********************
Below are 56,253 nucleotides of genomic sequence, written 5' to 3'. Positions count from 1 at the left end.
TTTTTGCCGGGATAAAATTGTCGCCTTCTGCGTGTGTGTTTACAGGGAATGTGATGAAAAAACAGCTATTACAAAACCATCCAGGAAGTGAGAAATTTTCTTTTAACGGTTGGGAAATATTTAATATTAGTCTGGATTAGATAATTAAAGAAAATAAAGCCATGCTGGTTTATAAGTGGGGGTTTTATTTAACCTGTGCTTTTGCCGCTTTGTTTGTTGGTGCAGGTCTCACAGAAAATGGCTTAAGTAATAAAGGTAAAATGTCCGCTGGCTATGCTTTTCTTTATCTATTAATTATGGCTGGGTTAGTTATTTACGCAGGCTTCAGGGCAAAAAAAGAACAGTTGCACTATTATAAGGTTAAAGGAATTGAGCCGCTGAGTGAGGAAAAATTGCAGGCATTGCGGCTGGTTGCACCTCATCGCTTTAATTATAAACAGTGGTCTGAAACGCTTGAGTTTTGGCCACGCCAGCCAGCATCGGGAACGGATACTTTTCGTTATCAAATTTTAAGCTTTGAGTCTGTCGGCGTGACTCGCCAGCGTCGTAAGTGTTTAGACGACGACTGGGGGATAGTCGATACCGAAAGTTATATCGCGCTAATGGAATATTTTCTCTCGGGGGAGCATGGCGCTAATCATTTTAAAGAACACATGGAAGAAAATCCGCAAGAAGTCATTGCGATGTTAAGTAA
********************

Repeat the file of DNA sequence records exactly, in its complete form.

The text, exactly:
Below are 56,253 nucleotides of genomic sequence, written 5' to 3'. Positions count from 1 at the left end.
TTTTTGCCGGGATAAAATTGTCGCCTTCTGCGTGTGTGTTTACAGGGAATGTGATGAAAAAACAGCTATTACAAAACCATCCAGGAAGTGAGAAATTTTCTTTTAACGGTTGGGAAATATTTAATATTAGTCTGGATTAGATAATTAAAGAAAATAAAGCCATGCTGGTTTATAAGTGGGGGTTTTATTTAACCTGTGCTTTTGCCGCTTTGTTTGTTGGTGCAGGTCTCACAGAAAATGGCTTAAGTAATAAAGGTAAAATGTCCGCTGGCTATGCTTTTCTTTATCTATTAATTATGGCTGGGTTAGTTATTTACGCAGGCTTCAGGGCAAAAAAAGAACAGTTGCACTATTATAAGGTTAAAGGAATTGAGCCGCTGAGTGAGGAAAAATTGCAGGCATTGCGGCTGGTTGCACCTCATCGCTTTAATTATAAACAGTGGTCTGAAACGCTTGAGTTTTGGCCACGCCAGCCAGCATCGGGAACGGATACTTTTCGTTATCAAATTTTAAGCTTTGAGTCTGTCGGCGTGACTCGCCAGCGTCGTAAGTGTTTAGACGACGACTGGGGGATAGTCGATACCGAAAGTTATATCGCGCTAATGGAATATTTTCTCTCGGGGGAGCATGGCGCTAATCATTTTAAAGAACACATGGAAGAAAATCCGCAAGAAGTCATTGCGATGTTAAGTAA